“Sleeves?” Arthur said, then thought, Let’s skip the tail-chasing. “I’m talking about the burn on his chest, the fomorroh scar on his neck, and the serket sting on his lower back.”

“A serket?!” Elyan exclaimed, and Percival dropped the knife he’d been sharpening.

“Yes.” Arthur sighed and pinched the bridge of his nose. “Now, which scars were you talking about?”

Elyan shook his head as though to clear it before answering Arthur’s questions. “I didn’t know about any of those,” he said thickly.

Percival nodded, eyes sadder than before and voice subdued. “We meant the ones on his upper arms,” he said, gesturing vaguely at his triceps. “His shirtsleeves got torn during a bandit attack last month. Saw the...saw the lines through the gaps.”

Last month? How did I miss that?

Elyan nodded, jaw tight. “I offered to help him stitch up the fresh gash above them, but he rebuffed my offer.”

What do you mean ‘fresh gash’? A new knot of guilt twisted in Arthur’s stomach to match the one wrapped tightly around his heart ever since he’d seen that first scar. How did I not know about any of these?

Oblivious to Arthur’s mounting distress, Percival picked up the knife he’d dropped and resumed his pensive sharpening as he continued, “He claimed it was just a scratch and he’d tend to it himself, then ran off to treat Sir Bertrand’s leg before we could ask him about it.”

Elyan nodded. “We didn’t get a good look, so I’m not even sure how bad they were. He clearly didn’t want to tell us, and we didn’t want to push him.”

“We tried to talk to him about it later,” Percival said, “but he got twitchy and started making strange excuses, so we let it drop.”

“If they’d been recent, we wouldn’t have given up so easily,” Elyan added quickly. “But if we’d known about the rest…”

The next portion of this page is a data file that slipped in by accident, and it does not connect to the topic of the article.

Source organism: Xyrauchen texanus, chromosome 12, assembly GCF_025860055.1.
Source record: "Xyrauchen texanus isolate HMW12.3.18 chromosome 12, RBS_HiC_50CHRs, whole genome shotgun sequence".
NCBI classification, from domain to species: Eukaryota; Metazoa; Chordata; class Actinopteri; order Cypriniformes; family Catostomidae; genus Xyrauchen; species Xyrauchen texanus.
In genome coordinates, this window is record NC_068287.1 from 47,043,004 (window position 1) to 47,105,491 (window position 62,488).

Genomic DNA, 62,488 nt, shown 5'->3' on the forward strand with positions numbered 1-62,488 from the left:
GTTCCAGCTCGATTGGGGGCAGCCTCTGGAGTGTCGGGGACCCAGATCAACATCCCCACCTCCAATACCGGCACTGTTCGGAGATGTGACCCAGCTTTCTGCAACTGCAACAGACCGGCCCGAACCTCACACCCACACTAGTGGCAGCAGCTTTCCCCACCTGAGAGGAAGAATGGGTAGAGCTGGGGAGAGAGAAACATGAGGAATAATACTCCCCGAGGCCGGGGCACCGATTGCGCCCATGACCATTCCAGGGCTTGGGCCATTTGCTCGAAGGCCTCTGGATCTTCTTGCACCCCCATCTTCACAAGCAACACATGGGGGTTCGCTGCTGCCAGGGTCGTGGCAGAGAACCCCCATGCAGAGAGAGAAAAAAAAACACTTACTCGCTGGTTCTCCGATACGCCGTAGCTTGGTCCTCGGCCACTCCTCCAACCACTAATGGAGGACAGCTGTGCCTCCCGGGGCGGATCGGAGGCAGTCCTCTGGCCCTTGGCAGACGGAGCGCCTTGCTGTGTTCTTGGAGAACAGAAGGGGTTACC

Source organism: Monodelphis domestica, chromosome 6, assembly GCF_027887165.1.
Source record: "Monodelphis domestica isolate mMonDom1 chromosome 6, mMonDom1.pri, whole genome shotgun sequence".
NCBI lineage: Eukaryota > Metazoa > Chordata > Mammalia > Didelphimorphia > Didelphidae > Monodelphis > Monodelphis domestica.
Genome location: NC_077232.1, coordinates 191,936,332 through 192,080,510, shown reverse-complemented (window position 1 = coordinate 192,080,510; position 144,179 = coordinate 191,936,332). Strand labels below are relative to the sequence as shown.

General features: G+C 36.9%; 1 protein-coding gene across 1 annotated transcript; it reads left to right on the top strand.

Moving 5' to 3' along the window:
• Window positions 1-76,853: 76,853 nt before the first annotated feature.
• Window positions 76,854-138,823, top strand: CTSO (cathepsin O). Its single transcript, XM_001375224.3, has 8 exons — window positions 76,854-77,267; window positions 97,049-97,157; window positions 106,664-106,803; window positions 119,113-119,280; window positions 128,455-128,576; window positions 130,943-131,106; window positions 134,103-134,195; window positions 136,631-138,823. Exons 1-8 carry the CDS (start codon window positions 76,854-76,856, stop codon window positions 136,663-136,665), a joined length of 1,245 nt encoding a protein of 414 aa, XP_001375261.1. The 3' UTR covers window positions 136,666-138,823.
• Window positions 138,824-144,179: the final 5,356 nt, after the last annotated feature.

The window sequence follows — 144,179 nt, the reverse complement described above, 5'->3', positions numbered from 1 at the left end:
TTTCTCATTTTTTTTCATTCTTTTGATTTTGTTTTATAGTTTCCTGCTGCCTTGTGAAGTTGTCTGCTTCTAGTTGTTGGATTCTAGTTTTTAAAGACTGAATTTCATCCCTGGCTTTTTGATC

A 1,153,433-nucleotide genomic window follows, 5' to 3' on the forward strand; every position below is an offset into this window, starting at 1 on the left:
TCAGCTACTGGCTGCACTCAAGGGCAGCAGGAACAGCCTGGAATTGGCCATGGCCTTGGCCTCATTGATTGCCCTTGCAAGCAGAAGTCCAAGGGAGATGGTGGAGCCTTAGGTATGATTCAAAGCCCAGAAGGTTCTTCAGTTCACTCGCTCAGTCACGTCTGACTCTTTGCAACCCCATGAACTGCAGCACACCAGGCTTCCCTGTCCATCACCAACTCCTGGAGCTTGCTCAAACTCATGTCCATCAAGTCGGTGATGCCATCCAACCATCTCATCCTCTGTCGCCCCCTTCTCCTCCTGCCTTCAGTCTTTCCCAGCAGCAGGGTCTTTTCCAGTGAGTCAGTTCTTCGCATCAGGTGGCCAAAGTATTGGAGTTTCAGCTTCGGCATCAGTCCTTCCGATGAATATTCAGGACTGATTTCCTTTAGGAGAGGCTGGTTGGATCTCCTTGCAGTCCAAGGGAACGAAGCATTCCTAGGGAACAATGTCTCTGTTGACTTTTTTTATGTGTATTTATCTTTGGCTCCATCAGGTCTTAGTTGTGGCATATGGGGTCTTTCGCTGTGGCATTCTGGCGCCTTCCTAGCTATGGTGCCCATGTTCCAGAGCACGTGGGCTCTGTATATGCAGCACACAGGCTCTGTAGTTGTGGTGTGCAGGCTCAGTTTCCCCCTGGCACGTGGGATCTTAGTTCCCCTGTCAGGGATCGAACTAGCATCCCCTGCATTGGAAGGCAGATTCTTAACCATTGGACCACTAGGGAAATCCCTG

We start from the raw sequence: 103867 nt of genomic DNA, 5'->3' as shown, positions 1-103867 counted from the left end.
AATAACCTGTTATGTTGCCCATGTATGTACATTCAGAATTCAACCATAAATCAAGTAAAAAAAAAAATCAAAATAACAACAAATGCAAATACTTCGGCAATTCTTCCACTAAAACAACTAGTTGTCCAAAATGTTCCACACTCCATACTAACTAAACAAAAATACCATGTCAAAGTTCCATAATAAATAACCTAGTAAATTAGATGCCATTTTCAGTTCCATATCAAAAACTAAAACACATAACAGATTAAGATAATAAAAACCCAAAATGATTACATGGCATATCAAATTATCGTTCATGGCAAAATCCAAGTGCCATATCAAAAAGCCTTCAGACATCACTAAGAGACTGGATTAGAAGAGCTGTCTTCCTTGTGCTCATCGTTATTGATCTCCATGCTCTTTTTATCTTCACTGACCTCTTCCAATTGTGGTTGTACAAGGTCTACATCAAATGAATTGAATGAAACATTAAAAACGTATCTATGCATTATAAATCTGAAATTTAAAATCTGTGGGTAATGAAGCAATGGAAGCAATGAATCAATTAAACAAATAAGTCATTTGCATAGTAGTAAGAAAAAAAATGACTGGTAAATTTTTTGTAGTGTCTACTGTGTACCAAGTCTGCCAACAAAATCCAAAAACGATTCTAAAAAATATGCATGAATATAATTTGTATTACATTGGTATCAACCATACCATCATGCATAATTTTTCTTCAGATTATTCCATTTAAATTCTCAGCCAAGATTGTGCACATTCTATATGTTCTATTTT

“What kind of scars?” Arthur interrupted, compartmentalizing the guilt in his stomach away from the guilt in his chest as he refocused on the primary issue.

“It was hard to tell, exactly,” Elyan admitted. “There was a lot of fresh blood, but it was still pretty clear that they weren’t ordinary battle scars, if that’s what you’re asking.”

A lot of fresh blood? Arthur thought before he compartmentalized that worry, too.

Percival nodded and cleared his throat. “If I had to guess, I’d say chains.”

“Chains,” Arthur deadpanned because he hadn’t realized the situation could get more surreal...until it did.

“Or maybe ropes,” Percival added seriously, anger creeping into his voice. “Whatever it was, it couldn’t have been accidental. Someone did that to him on purpose a long time ago.”

“Right,” Arthur agreed because he honestly didn’t know what else to say. Chains, seriously?

The knot in Arthur’s stomach grew.

Arthur paced in his chambers that night, taking advantage of the solitude because Merlin was apparently still in the tavern.

Did I really miss all of those injuries? he wondered for the hundredth time. He knew he could be oblivious at times—Merlin mocked him for it often enough—but how could he have missed kidnapping and torture? Because there’s no other scenario where chains could leave scars like that.